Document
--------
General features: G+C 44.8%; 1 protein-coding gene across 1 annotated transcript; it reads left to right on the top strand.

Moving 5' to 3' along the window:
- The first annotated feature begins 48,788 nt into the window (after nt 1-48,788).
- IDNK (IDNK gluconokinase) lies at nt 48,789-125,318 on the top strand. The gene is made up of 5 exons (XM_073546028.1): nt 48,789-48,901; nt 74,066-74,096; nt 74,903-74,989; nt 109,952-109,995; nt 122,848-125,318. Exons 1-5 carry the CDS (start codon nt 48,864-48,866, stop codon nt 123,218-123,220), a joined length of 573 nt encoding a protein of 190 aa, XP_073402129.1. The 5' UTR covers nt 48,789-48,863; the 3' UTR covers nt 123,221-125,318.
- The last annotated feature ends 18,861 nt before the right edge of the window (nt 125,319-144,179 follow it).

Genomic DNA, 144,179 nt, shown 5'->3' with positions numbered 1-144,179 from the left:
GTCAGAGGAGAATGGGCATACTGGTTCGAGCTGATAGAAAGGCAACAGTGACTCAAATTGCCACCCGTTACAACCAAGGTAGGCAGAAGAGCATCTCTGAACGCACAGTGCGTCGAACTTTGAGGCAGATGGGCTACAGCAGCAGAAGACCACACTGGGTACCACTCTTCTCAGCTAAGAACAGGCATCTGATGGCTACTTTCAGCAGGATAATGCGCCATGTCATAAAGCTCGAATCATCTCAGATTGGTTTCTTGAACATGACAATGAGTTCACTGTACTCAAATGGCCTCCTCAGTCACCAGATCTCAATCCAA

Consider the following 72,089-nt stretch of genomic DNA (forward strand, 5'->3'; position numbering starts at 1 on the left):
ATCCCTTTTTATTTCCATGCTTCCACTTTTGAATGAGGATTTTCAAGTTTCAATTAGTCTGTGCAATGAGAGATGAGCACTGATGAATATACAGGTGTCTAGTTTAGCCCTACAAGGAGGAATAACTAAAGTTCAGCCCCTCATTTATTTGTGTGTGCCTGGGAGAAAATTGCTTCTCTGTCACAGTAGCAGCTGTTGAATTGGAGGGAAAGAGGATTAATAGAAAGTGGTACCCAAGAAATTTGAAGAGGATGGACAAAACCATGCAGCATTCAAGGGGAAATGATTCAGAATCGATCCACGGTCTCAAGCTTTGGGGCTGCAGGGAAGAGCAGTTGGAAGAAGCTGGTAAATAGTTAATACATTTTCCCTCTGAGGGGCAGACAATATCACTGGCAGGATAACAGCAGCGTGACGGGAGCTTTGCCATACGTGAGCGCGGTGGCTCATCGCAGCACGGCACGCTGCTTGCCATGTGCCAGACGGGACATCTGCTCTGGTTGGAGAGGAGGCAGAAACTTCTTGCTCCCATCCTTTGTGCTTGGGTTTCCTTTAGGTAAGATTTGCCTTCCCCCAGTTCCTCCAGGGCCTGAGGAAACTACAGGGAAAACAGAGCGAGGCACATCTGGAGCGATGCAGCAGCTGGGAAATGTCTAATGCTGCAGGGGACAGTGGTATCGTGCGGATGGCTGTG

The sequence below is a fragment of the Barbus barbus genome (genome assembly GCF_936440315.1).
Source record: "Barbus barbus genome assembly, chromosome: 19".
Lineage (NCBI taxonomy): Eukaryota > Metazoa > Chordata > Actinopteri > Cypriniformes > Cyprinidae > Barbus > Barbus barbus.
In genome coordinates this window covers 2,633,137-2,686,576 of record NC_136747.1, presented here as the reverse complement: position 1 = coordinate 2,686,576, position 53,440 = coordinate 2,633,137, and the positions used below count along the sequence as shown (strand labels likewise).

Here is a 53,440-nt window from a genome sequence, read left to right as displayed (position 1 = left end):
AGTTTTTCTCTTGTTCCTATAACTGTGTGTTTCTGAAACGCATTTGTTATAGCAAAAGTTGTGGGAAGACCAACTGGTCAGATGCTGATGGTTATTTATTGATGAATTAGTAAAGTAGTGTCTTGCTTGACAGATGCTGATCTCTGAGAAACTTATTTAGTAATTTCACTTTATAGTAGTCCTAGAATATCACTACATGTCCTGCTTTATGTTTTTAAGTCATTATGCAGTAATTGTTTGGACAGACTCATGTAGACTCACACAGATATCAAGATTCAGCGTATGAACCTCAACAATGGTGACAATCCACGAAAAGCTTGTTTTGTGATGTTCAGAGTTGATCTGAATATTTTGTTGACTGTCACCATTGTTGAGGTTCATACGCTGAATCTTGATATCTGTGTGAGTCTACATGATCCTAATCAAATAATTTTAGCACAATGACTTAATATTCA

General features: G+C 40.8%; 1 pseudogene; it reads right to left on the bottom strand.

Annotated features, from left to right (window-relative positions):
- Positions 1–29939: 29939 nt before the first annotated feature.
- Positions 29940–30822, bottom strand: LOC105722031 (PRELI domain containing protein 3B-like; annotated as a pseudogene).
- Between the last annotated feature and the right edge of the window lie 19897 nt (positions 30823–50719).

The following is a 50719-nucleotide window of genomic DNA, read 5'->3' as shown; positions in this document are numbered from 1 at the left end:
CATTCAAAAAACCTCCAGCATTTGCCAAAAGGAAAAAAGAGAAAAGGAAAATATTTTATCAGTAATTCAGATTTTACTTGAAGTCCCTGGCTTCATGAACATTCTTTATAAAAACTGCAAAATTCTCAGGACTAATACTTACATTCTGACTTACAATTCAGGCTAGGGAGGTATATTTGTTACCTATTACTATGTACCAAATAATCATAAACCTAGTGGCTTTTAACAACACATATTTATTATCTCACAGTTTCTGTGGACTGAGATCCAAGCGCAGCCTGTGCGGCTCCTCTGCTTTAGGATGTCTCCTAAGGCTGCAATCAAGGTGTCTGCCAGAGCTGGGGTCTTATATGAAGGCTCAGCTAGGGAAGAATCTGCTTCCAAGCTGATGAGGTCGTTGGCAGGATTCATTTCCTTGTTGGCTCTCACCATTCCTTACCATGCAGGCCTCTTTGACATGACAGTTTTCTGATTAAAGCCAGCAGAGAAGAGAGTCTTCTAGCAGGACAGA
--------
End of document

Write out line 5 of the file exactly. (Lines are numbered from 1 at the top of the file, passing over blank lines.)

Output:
- The last annotated feature ends 18,861 nt before the right edge of the window (nt 125,319-144,179 follow it).